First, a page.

Friday, February 24, 2006
As I write this, I’m in my office, picking at my lunch. Being a planner, yes, I write my blog the day before in case I get an attack of the “what the heck am I going to write about?” blues. At work, I’m squirreled away in a restricted area so there are no windows or signs of life other than engineers traipsing in and out of my bay. People keep coming in and saying what a beautiful day it is outside. I have no clue. I’m sheltered from everything in here, just off in my own world. Being in Alabama, half the time I walk outside at the end of the day completely shocked that it is torrentially raining. True to my absent-minded professor nature, I, of course, have no umbrella or coat, plus I’m parked in the back forty. My Smarty Pants are often rain soaked by the time I get to my car.
Having been a solitary writer for several years, I liken this to me joining RWA. I’ve piddled at my computer writing this or that for a while. I stumbled my way onto the eHarlequin boards when I was seeking out information on submission guidelines. I started posting on a few boards and the more active I became, the more prepared I felt. More like a real member of the writing community. I finally decided that I’d cough up the bucks to join RWA, then my local RWA chapter.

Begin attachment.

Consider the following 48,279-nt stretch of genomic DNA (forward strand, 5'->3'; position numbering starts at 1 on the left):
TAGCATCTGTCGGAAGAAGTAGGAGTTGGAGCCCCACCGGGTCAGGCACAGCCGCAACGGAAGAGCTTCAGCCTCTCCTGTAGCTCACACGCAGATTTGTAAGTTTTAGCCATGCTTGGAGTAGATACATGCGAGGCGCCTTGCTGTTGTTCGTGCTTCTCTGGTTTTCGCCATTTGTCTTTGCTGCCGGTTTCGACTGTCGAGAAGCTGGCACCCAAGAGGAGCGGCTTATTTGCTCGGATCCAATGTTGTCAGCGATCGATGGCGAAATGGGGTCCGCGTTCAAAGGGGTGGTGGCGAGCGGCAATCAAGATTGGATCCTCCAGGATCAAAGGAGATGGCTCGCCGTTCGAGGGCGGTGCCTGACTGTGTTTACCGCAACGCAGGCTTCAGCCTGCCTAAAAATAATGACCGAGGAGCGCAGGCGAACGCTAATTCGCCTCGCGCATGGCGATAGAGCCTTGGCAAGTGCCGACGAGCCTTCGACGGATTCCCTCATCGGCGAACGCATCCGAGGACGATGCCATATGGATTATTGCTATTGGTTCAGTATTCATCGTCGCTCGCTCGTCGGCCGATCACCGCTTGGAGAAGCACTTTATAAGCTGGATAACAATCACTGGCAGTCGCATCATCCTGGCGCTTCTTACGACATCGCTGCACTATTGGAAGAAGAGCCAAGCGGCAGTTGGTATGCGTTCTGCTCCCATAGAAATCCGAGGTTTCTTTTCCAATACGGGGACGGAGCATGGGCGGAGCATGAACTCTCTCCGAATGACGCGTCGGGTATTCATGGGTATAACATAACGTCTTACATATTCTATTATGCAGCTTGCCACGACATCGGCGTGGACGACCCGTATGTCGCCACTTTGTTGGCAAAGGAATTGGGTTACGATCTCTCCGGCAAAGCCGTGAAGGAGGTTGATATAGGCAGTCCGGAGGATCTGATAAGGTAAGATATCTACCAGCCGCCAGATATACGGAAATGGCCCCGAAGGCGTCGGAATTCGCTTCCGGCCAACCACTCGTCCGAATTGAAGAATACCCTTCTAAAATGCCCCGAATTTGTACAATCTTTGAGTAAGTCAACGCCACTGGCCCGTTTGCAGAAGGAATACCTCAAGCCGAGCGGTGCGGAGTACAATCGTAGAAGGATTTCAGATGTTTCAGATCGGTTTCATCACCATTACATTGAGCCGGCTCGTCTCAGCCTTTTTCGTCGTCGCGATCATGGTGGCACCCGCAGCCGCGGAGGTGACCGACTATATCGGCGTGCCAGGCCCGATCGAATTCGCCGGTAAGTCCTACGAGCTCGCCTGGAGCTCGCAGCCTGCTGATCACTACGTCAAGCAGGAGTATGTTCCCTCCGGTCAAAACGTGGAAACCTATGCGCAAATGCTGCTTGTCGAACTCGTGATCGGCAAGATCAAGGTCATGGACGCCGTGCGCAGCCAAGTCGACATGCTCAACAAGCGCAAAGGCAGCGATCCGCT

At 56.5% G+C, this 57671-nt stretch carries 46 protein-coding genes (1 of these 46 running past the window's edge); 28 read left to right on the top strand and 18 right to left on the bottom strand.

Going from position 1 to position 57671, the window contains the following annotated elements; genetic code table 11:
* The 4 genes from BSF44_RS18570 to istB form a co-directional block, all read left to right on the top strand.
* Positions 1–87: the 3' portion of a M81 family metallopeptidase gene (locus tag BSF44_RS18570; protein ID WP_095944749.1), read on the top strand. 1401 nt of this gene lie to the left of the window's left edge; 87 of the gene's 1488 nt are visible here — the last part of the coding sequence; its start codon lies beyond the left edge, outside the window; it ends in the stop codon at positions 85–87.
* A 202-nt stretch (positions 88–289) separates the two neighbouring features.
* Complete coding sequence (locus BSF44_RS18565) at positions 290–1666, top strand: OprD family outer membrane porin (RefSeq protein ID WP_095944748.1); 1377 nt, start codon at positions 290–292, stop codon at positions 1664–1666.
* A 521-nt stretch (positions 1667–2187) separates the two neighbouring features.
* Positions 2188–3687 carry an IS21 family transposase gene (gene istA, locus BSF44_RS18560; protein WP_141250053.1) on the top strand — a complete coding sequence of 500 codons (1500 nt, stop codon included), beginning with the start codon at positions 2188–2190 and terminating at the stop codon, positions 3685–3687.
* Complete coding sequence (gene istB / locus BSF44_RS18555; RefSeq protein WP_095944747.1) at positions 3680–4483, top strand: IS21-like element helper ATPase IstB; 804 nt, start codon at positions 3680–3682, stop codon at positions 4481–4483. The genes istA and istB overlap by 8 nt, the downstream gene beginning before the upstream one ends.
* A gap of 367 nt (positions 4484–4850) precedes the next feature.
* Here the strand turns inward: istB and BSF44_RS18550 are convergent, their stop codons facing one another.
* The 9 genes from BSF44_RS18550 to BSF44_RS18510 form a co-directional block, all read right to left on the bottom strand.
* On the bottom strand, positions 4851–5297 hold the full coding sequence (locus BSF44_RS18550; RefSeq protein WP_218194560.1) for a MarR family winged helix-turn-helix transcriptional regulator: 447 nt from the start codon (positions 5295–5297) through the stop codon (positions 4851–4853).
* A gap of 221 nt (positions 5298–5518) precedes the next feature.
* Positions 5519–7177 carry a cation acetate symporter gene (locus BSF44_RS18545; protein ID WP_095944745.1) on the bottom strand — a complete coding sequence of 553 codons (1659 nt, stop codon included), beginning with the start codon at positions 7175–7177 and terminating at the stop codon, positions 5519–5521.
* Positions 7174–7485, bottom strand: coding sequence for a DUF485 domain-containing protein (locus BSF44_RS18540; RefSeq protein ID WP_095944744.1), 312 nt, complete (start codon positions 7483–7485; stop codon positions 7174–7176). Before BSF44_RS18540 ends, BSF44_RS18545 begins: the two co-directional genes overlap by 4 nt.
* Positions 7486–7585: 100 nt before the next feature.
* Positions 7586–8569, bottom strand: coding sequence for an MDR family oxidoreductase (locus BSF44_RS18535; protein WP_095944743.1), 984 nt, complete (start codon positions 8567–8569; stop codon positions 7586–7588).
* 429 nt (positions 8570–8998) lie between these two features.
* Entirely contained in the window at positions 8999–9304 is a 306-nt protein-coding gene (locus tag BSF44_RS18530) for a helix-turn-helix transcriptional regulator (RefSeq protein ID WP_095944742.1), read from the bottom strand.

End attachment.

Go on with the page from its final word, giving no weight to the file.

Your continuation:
Then my whole world changed! I walked outside and realized it was raining. Not in a bad sense, but in the sense that I was finally aware of what was going on. All the time I was just doing my own thing, I was completely unaware of everything that was happening in the writing community. Joining the organization gave me not only companionship and support, but I was finally in the “KNOW.”
I know what’s going on in terms of guidelines, line changes and cancellations, who’s acquiring and who isn’t, contests, editor and agent names…stuff that I just wouldn’t know otherwise. I could still be sitting at my desk pecking away at my doomed Flipside manuscript if I hadn’t walked outside to check the weather. Instead, I knew the line was discontinued and decided to focus on my paranormal, which is very hot right now.
I’m not trying to endorse any specific organization (unless they’re cutting a check) but really the concept and benefits of the organization itself. Mystery writers have a similar group, I’m told, as do other genres. In my day job, I’m a member of a HR society that holds conferences and training as well.
In a profession that can be isolating if you want it to be, I think this is a great support system on so many different fronts. So, if you are a member of a professional organization – what is the best thing you get out of it? If you’re not a member – what keeps you from joining and where do you get your info?
Posted by Andrea Laurence AKA Smarty Pants at 2/24/2006 12:04:00 AM